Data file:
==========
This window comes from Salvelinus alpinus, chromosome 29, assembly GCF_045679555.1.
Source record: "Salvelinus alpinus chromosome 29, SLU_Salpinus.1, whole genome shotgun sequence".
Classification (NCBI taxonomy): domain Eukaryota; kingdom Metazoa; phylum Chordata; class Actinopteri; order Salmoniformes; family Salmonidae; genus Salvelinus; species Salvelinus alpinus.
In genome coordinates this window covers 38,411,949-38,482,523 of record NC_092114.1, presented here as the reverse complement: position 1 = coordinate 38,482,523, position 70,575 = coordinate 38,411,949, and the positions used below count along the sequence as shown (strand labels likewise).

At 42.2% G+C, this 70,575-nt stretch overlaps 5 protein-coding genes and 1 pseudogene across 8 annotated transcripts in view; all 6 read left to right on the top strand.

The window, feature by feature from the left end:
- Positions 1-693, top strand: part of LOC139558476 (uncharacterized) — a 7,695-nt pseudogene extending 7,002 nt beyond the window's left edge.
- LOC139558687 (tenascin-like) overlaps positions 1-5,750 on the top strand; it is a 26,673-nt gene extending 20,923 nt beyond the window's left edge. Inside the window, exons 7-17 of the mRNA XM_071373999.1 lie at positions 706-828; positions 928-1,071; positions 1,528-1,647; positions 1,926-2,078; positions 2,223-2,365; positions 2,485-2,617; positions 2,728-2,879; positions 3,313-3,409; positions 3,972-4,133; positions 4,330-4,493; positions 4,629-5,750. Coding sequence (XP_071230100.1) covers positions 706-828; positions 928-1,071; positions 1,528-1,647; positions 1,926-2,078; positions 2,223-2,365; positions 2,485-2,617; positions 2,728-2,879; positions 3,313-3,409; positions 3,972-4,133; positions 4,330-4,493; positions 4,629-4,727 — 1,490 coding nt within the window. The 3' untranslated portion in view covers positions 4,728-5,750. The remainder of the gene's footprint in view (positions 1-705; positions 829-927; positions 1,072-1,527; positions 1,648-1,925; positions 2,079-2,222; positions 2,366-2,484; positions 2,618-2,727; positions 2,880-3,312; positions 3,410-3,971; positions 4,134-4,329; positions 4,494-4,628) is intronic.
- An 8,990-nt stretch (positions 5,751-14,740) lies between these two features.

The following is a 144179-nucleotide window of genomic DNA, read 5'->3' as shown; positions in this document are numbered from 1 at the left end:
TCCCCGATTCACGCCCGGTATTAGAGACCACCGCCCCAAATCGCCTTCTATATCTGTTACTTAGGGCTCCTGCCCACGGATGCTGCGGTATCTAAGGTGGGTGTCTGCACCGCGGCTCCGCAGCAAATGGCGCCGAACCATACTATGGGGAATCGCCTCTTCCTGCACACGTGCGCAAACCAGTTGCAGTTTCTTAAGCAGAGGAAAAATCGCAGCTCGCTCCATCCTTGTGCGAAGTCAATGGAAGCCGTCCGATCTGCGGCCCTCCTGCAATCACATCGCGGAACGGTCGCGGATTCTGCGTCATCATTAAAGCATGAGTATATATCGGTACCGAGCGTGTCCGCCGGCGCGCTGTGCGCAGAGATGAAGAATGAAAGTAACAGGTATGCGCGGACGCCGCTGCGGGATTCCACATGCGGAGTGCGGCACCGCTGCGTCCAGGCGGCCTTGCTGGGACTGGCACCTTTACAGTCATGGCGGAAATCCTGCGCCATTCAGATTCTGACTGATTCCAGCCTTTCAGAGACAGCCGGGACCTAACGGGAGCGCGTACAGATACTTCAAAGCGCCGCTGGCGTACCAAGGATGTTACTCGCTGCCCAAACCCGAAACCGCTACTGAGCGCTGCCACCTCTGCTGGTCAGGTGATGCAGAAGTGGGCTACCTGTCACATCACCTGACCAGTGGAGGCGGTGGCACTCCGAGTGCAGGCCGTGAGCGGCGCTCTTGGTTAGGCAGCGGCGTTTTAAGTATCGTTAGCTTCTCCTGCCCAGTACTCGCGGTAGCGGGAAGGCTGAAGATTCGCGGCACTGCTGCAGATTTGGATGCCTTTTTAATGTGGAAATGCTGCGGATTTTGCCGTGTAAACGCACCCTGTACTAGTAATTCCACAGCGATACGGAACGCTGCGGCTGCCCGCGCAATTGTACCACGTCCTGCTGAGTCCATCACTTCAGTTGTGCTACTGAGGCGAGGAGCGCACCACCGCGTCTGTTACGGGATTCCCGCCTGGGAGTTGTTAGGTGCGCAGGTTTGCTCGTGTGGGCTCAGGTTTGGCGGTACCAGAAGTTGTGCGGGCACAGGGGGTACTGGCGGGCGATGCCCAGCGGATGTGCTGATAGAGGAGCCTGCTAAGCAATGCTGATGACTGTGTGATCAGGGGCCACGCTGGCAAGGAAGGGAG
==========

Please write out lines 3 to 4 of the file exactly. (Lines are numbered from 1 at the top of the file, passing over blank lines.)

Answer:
Classification (NCBI taxonomy): domain Eukaryota; kingdom Metazoa; phylum Chordata; class Actinopteri; order Salmoniformes; family Salmonidae; genus Salvelinus; species Salvelinus alpinus.
In genome coordinates this window covers 38,411,949-38,482,523 of record NC_092114.1, presented here as the reverse complement: position 1 = coordinate 38,482,523, position 70,575 = coordinate 38,411,949, and the positions used below count along the sequence as shown (strand labels likewise).